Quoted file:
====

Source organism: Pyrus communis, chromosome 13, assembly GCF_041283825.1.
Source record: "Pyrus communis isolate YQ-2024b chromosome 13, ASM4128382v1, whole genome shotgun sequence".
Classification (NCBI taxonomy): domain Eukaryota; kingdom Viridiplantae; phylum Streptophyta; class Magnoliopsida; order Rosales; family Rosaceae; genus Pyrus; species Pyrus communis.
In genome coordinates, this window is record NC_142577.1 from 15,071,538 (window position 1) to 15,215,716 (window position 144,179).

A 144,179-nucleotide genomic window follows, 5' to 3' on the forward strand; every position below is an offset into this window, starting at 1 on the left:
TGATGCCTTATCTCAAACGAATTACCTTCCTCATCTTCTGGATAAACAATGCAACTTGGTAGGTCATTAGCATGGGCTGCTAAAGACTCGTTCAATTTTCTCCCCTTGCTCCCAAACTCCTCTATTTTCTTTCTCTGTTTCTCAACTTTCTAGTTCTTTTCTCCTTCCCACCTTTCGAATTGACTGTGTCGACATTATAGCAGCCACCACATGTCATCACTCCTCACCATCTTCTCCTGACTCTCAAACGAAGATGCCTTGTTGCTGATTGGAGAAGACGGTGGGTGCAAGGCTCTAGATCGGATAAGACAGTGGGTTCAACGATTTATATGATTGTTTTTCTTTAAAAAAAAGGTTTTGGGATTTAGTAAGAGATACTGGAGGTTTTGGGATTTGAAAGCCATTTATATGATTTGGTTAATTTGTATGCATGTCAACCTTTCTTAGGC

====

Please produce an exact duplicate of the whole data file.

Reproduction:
Source organism: Pyrus communis, chromosome 13, assembly GCF_041283825.1.
Source record: "Pyrus communis isolate YQ-2024b chromosome 13, ASM4128382v1, whole genome shotgun sequence".
Classification (NCBI taxonomy): domain Eukaryota; kingdom Viridiplantae; phylum Streptophyta; class Magnoliopsida; order Rosales; family Rosaceae; genus Pyrus; species Pyrus communis.
In genome coordinates, this window is record NC_142577.1 from 15,071,538 (window position 1) to 15,215,716 (window position 144,179).

A 144,179-nucleotide genomic window follows, 5' to 3' on the forward strand; every position below is an offset into this window, starting at 1 on the left:
TGATGCCTTATCTCAAACGAATTACCTTCCTCATCTTCTGGATAAACAATGCAACTTGGTAGGTCATTAGCATGGGCTGCTAAAGACTCGTTCAATTTTCTCCCCTTGCTCCCAAACTCCTCTATTTTCTTTCTCTGTTTCTCAACTTTCTAGTTCTTTTCTCCTTCCCACCTTTCGAATTGACTGTGTCGACATTATAGCAGCCACCACATGTCATCACTCCTCACCATCTTCTCCTGACTCTCAAACGAAGATGCCTTGTTGCTGATTGGAGAAGACGGTGGGTGCAAGGCTCTAGATCGGATAAGACAGTGGGTTCAACGATTTATATGATTGTTTTTCTTTAAAAAAAAGGTTTTGGGATTTAGTAAGAGATACTGGAGGTTTTGGGATTTGAAAGCCATTTATATGATTTGGTTAATTTGTATGCATGTCAACCTTTCTTAGGC